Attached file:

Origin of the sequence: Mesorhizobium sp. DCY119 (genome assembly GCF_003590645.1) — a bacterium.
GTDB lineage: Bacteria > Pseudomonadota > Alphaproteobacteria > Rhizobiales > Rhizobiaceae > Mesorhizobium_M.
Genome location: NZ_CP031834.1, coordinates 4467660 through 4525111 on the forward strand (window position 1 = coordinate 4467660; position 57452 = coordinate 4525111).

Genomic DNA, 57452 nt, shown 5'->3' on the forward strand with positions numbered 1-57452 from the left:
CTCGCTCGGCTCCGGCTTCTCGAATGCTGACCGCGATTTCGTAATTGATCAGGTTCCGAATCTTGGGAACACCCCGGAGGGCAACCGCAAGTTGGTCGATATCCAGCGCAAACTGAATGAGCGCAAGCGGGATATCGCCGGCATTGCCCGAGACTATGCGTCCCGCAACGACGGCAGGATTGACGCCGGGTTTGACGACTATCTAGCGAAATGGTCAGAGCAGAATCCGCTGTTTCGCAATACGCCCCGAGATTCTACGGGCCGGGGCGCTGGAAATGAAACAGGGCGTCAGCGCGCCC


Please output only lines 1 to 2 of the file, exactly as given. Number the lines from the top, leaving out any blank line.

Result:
Origin of the sequence: Mesorhizobium sp. DCY119 (genome assembly GCF_003590645.1) — a bacterium.
GTDB lineage: Bacteria > Pseudomonadota > Alphaproteobacteria > Rhizobiales > Rhizobiaceae > Mesorhizobium_M.